Yes, this is just the kind of picture I like to see. Wright at an All-Star Playboy Party. Well, I've already made enough about Wright's off-the-field exploits this season, but what about on the field? He had a completely miserable April, where he barely hit at all, and then finally pulled himself out of it somewhat in May, and got hot again at the end of June. But he's been uneven overall, although his numbers are still respectable (.316, 20HR, 74RBI at this time last year, .292, 16HR, 51 RBI now), but he hasn't gone on quite the tear that we saw out of him early on last season. I think he's got it in him. But he's got to get hot and stay hot.

2) Carlos Beltran
I know, I know. Beltran is and always has been a streaky player. But this year, it seems as though his streaks have been too far apart. He hasn't had one of those ridiculous weeks like he seemed to have frequently last season. And as you noticed before, I called him out as being one of the main culprits of the bad situational hitting the Mets have exhibited. I don't know how many times the Mets have had Reyes on 3rd with 1 out, and Beltran has swung at the first pitch and popped out to the Shortstop, or just struck out. Or there has been a runner on second and Beltran has grounded out and moved the runner over. Sure, you can use the "productive out" defense, but the Mets aren't paying Beltran all this money to make productive outs. We're paying him to get productive hits that drive in runs. He only drove in 117 last season. Right now, he looks like the lost Beltran of 2005 rather than the unstoppable one of 2006. We know what he's capable of doing, and yet it seems like he's lost half the time.

3) Shawn Green
Green has had his moments this season, and he surprised the heck out of everyone with his raging hot start. It looked, however briefly, like he was becoming the Shawn Green of old, with less power, but still able to hit with some authority. Then he got hurt, and now he's back to the Shawn Green that looks cooked. It was fortunate that he hit when he did, since at that point, Wright and Delgado were slumping, and he prevented the team from coming apart completely. But another hot streak like he exhibited early on would certainly be helpful, otherwise, he is worth little more than a stopgap filler until either a trade is made or a Milledge or a Gomez ascends and is ready to play full time.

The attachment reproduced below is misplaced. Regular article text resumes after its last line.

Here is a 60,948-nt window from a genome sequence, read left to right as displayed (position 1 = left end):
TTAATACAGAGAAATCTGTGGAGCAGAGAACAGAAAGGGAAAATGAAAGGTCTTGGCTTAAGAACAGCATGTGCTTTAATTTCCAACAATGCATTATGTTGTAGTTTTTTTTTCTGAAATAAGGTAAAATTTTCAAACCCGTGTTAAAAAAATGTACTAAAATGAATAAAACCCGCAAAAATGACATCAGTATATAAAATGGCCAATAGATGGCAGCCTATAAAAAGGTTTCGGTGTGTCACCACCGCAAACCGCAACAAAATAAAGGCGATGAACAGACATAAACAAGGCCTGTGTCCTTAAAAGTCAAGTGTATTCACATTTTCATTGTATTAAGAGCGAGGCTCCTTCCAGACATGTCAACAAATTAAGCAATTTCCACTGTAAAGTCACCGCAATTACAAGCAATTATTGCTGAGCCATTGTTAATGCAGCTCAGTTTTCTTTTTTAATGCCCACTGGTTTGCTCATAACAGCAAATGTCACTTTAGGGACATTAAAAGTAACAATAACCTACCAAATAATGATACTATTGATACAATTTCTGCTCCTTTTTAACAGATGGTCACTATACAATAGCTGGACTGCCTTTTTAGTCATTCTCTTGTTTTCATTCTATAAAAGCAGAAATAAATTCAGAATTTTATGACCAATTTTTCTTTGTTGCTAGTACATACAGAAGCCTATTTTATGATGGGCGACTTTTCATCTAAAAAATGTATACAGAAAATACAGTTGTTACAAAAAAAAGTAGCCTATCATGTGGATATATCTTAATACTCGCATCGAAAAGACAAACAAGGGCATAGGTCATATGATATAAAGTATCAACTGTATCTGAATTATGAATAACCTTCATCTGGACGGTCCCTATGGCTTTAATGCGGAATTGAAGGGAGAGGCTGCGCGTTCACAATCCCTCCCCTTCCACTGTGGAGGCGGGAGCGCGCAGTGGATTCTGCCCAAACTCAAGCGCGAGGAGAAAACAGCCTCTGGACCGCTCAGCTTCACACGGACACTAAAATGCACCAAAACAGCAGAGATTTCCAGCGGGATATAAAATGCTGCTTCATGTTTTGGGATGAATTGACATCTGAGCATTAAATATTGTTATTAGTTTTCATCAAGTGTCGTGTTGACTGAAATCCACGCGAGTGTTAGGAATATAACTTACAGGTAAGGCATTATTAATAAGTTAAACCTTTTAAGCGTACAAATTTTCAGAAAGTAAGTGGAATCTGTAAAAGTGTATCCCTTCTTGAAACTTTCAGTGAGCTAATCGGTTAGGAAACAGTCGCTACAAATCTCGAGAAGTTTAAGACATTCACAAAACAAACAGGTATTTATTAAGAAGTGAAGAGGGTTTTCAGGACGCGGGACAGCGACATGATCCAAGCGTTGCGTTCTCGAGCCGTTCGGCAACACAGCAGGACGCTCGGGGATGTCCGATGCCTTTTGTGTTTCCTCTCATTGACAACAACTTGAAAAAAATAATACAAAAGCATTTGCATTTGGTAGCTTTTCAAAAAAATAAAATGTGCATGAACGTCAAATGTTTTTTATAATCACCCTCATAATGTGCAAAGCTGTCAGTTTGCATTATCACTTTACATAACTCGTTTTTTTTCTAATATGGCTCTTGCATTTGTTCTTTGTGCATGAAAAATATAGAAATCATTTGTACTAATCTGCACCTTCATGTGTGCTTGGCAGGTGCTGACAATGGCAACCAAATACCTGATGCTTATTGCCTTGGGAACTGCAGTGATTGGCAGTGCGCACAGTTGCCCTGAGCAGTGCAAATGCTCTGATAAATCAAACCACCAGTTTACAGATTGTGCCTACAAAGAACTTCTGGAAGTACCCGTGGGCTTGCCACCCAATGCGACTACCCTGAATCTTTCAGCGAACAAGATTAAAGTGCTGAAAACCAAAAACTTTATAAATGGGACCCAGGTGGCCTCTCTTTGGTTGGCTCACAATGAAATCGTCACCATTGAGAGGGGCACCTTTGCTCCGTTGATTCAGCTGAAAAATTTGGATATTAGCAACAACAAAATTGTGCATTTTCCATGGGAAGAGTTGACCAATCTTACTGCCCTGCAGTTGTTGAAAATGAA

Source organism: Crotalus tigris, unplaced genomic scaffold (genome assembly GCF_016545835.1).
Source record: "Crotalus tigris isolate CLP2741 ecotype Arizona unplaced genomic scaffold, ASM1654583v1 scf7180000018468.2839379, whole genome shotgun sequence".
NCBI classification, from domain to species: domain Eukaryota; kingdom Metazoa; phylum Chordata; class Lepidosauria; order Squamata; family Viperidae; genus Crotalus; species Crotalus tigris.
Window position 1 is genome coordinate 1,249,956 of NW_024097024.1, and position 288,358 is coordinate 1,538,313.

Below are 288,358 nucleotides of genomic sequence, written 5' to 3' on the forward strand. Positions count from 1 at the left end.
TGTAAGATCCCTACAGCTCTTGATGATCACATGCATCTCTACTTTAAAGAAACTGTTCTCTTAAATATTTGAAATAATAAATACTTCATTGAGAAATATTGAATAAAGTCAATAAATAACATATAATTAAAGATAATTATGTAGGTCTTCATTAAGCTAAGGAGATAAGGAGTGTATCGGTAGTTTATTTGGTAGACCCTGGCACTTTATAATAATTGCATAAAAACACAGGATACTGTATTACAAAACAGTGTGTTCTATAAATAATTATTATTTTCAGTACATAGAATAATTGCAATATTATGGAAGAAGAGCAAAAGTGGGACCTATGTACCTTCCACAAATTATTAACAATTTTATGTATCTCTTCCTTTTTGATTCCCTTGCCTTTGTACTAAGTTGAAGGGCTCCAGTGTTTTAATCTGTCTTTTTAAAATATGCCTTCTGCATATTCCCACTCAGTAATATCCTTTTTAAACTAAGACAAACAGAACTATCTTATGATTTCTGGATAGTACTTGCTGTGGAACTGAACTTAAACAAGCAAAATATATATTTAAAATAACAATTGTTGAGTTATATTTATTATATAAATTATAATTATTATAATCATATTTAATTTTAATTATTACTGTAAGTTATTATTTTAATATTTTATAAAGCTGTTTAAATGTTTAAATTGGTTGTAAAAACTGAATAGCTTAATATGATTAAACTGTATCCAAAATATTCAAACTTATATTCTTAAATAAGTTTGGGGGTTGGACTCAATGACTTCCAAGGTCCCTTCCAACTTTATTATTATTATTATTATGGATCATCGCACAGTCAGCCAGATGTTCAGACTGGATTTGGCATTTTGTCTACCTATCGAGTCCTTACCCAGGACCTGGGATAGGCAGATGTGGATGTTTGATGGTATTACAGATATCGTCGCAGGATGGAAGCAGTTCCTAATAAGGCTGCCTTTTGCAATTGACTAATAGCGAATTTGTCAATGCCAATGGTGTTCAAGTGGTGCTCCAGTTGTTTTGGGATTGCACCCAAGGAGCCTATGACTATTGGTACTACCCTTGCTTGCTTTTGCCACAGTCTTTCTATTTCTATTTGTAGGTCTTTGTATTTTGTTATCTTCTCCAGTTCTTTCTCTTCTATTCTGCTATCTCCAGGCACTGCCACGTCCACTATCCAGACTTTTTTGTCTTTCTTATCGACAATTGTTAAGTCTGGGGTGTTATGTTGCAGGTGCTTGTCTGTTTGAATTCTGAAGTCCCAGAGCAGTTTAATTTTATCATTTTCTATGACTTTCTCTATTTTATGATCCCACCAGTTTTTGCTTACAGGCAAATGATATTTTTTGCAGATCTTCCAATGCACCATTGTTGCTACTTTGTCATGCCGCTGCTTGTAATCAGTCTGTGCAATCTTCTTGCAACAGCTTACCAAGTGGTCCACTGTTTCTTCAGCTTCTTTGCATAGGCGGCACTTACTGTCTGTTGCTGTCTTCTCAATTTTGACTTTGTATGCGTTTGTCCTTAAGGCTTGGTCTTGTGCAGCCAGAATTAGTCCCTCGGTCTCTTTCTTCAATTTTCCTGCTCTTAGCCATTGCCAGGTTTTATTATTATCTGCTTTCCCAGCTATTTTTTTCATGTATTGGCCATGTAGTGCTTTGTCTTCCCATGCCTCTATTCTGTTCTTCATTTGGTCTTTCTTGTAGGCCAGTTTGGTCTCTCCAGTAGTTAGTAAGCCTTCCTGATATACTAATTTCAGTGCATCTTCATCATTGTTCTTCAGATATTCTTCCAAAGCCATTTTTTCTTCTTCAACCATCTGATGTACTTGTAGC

Others who were so-so: Carlos Gomez (Was starting to find himself before he got hurt— still concerned about his OF defense and ability to hit in the clutch), Moises Alou (Good before he was hurt, team may be missing him more than we realize), Paul LoDuca (Should have stayed in the #2 spot all season), Tom Glavine (Like El Duque last season, either very good or embarrassingly bad), Joe Smith (Flashes of brilliance, flashes of youth), Damion Easley (another heady guy off the bench, but probably should be platooning with Gotay at 2B), Aaron Sele (in all honesty, he could have been a lot worse. I mean, for crying out loud, it's Aaron Freakin' Sele).

The Bad and The Worse
1) Scott Schoeneweis
Do I really have to explain this?

2) Jose Valentin
Before his injury, Jose was sort of passable, kind of on the pace he was on last season. Since his injury, he's had nothing. He has failed to even come remotely close to the contributions he made to the Mets last season. His defense is compromised by a knee injury that limits his mobility. He's flailing away at pitches he used to hit. Now, his starts are greeted with moans and groans. It was a risk to bring him back, as opposed to someone younger, this season, and this is why he was one of our 5 Key Mets. And he is one who has completely bombed out and made us look foolish. We don't like to look foolish here.

3) Carlos Delgado
Well, we know that he's not completely cooked. He has had too many big hits this season for us to think that he is. But his hits have come few and far between, and just when it looks like he is turning the corner, he goes 0 for 16 and he's back in a slump again. Like Beltran, too many "productive outs" and not enough productive hits. Now, this is not unfounded for Delgado. He's done this before, as recently as 2004, where he has had a miserable first half and a great second half. But he's probably the biggest key to the rest of the Mets season right now, because if he hits, and hits well and with consistency, the Mets will succeed. And I don't mean sprinkling HRs here and there, I mean hit, and hit with authority like we know he is capable of.

4) Mike Pelfrey
Pelfrey has started to get better start by start, and he's not getting routinely hammered every time out, but 0-7 is 0-7 and as such is not acceptable for a starting pitcher on a contending team. Even less so for a top prospect who has shown that he can dominate, as he did in Spring Training. He needs more seasoning, and he needs to come up and not pitch with the deer in the headlights look on his face, and not to pout and panic when he gets into jams. John Maine did this last season, but he worked through his problems and had thrived. I am not totally sure that Pelfrey has Maine's insides. I still think he'll be a good one, but he has yet to display that on the Major League level.

Others who were Bad or Worse: Guillermo Mota, Julio Franco, David Newhan, Chan Ho Park, Dave Williams, Ambiorix Burgos, Jason Vargas.

Others who were not mentioned (Milledge, Heilman, et al) are not forgotten, but need to shape up a little bit. There's a lot of baseball left to be played this season, but the Mets have a lot of improvements to do, whether it be internal improvements, or if a trade is to be made, but they are in no way guaranteed to walk away with things as they did last season. It's going to be a long, tough road.

Enjoy the All-Star Game, folks!